“This is happening. People are getting sick. I now know of four people who have lost at least one of their parents, and it is becoming increasingly difficult to maintain the community stability needed to survive, despite remarkable efforts from people here to maintain our cohesion” said Pulido.
So, what does a person go through if they live in Franklin Park if they believe they might have contracted the coronavirus? How are these concerns applied in reality?
Let us go through a brief exercise in the first person.
I want to acknowledge that I do not speak for anyone in these communities, nor is this a lived experience for me personally. However, I believe that it is important to put these issues of policy, history, and inequality into a voice for more simplified yet poignant – and this was constructed strictly through careful research and testimony from community activists.
“Oh no, I’m starting to feel ill. What am I going to do about missing work? My financial contributions to the household are essential. What if my boss refuses to give me time off? What if I get fired? How will I find another job, and when will that be possible?”
“How am I going to quarantine myself from my family? With many of us living together, how can I make sure to keep the elderly safe? What about taking care of my children? What do we do if more than one of us starts to get sick? My mother – she is diabetic. I know that is a problem. My father – he has a heart condition.”
“Where do I go? The health clinic off Montopolis? They are not taking appointments; do I need to go to St. James on I-35? I do not have insurance. How much will this cost? Can I really trust the hospital? What if the hospitals are where people really get sick? My sister – she is undocumented, what if they find out because I go in for a test? What does a positive test mean? Will my boss find out?”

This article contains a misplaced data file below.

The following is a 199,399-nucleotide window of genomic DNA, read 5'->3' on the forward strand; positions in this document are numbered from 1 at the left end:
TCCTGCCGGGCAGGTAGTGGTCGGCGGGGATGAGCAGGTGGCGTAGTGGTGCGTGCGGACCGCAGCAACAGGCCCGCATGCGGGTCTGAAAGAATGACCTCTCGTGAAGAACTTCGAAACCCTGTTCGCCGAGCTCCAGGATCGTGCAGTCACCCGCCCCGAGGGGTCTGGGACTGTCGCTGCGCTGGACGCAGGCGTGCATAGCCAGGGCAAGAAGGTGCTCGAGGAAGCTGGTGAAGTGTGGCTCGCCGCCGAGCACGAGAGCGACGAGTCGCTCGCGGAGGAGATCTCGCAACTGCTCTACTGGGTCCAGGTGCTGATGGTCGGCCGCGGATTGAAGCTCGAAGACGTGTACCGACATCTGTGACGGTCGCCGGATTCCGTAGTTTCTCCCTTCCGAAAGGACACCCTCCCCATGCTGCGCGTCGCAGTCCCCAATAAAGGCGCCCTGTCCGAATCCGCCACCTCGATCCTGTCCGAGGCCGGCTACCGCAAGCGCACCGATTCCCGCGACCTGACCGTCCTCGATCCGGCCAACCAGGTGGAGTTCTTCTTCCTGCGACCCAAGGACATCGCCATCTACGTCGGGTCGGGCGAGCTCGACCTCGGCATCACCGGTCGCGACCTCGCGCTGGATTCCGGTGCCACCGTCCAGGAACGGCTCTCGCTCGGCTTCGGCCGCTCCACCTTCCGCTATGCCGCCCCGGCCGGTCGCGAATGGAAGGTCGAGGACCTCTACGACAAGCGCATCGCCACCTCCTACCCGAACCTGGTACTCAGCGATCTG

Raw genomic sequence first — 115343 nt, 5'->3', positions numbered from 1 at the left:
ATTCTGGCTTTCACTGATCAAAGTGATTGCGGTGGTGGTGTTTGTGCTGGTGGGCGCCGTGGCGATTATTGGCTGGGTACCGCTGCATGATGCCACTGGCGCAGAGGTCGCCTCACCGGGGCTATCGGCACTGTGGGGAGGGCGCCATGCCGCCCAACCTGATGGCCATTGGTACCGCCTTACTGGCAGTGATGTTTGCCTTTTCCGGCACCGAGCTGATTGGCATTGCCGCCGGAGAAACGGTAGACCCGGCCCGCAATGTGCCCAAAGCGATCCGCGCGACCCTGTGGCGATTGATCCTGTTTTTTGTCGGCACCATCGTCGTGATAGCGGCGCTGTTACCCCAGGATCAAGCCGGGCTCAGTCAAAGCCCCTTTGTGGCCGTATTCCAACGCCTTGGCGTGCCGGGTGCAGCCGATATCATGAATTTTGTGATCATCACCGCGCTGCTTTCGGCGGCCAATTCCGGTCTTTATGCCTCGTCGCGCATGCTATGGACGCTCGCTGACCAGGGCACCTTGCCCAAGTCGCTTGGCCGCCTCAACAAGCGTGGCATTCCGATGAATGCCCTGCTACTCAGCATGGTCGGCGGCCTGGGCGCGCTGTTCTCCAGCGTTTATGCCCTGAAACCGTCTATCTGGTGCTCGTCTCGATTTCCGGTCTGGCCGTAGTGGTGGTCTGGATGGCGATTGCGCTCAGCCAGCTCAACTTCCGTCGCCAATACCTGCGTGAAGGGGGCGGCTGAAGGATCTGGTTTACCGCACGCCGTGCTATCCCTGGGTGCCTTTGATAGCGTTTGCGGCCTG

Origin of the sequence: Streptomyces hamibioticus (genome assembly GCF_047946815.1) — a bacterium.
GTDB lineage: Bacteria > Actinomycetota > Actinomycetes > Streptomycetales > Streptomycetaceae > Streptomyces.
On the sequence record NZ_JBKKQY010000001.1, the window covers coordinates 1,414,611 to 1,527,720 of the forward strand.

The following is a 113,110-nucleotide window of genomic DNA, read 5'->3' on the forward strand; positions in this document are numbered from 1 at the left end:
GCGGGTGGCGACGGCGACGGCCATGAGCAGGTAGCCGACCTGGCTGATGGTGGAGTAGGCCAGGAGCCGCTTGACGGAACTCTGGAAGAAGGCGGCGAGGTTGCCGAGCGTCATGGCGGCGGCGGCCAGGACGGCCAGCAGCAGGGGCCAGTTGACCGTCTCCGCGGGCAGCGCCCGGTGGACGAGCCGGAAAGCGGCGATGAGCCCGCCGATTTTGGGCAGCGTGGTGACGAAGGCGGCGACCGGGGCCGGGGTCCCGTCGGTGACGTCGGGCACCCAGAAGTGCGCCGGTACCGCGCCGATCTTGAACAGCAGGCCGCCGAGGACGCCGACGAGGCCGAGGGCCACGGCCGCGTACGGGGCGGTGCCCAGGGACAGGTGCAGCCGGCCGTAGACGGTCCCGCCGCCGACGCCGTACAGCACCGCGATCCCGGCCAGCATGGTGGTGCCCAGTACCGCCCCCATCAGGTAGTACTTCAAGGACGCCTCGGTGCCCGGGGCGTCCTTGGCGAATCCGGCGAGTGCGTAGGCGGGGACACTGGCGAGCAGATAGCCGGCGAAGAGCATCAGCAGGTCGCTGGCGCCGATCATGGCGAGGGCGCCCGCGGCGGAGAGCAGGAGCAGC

Finally, it is important to recognize that as it widens gaps in education during this pandemic, the digital divide represents a significant barrier to seeking the necessary information, tests, and treatments.
In order to make an appointment to get a coronavirus test, it is necessary to use an email address and access either a smartphone or a computer, modern conveniences that many Austinites may take for granted but are much less available in the most at-risk communities. This is especially problematic for the elderly members of the community, who even if they can access these technologies, often are unable to use them properly.
“The digital divide is very real for these communities, and its causing a lot of glitches that prevent people from getting the tests that they need. Since many people do not have an email address, we are having to constantly create new ones just so that they can attempt to get a test. And the problems ahead as a result of the lack of access to the proper tech – such as effective contact tracing – do not seem plausible,” said Almanza.
As we can see, the fact that the terrible effects of the COVID-19 pandemic are felt more deeply by Austin’s communities of color on the East Side should come as little to no surprise – and the fact that little to nothing has been done to address these chasms in care will be perhaps the defining stain left by this public health catastrophe.
In an attempt to find a bright side, we can recognize that sometimes it takes disaster to learn a lesson and there is opportunity in crisis. The immediacy of the coronavirus threat is presenting Austin with a crucial moment to close some long-ignored gaps between East and West and emerge a stronger city after the pandemic.
“There is a lot the city can do. Providing hotel rooms for members of this community to isolate themselves from their families, making the 311 coronavirus hot line 24 hours a day to accommodate the varied schedules of essential workers, improving access to personal protective equipment, masks, hand sanitizer and other supplies, and bringing testing to these communities would be a start,” said Almanza.
The time is now, when the need is at its greatest. Austin’s legacy beyond this pandemic will be defined very simply by the way it cares for its most vulnerable, and Austin’s more equitable future must begin now.